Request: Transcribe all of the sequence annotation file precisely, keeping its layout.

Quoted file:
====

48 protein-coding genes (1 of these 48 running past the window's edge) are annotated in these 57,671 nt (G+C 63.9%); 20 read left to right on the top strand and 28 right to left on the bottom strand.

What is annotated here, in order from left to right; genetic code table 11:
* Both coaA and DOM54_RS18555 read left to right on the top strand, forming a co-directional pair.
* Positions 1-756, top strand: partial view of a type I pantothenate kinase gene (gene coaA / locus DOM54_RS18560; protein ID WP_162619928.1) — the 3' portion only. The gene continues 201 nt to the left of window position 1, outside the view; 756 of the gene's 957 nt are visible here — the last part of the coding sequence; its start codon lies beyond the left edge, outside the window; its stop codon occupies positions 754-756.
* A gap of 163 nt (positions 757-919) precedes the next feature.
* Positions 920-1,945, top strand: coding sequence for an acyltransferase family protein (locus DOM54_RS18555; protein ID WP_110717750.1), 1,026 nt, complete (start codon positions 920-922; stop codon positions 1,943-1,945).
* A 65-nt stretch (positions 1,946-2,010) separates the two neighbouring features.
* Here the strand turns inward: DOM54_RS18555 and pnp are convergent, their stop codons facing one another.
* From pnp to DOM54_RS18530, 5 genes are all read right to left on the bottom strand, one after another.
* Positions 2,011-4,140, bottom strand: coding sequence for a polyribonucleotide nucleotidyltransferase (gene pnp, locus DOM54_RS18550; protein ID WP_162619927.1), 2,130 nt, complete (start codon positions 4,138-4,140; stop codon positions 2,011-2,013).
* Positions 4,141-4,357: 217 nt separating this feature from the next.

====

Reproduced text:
48 protein-coding genes (1 of these 48 running past the window's edge) are annotated in these 57,671 nt (G+C 63.9%); 20 read left to right on the top strand and 28 right to left on the bottom strand.

What is annotated here, in order from left to right; genetic code table 11:
* Both coaA and DOM54_RS18555 read left to right on the top strand, forming a co-directional pair.
* Positions 1-756, top strand: partial view of a type I pantothenate kinase gene (gene coaA / locus DOM54_RS18560; protein ID WP_162619928.1) — the 3' portion only. The gene continues 201 nt to the left of window position 1, outside the view; 756 of the gene's 957 nt are visible here — the last part of the coding sequence; its start codon lies beyond the left edge, outside the window; its stop codon occupies positions 754-756.
* A gap of 163 nt (positions 757-919) precedes the next feature.
* Positions 920-1,945, top strand: coding sequence for an acyltransferase family protein (locus DOM54_RS18555; protein ID WP_110717750.1), 1,026 nt, complete (start codon positions 920-922; stop codon positions 1,943-1,945).
* A 65-nt stretch (positions 1,946-2,010) separates the two neighbouring features.
* Here the strand turns inward: DOM54_RS18555 and pnp are convergent, their stop codons facing one another.
* From pnp to DOM54_RS18530, 5 genes are all read right to left on the bottom strand, one after another.
* Positions 2,011-4,140, bottom strand: coding sequence for a polyribonucleotide nucleotidyltransferase (gene pnp, locus DOM54_RS18550; protein ID WP_162619927.1), 2,130 nt, complete (start codon positions 4,138-4,140; stop codon positions 2,011-2,013).
* Positions 4,141-4,357: 217 nt separating this feature from the next.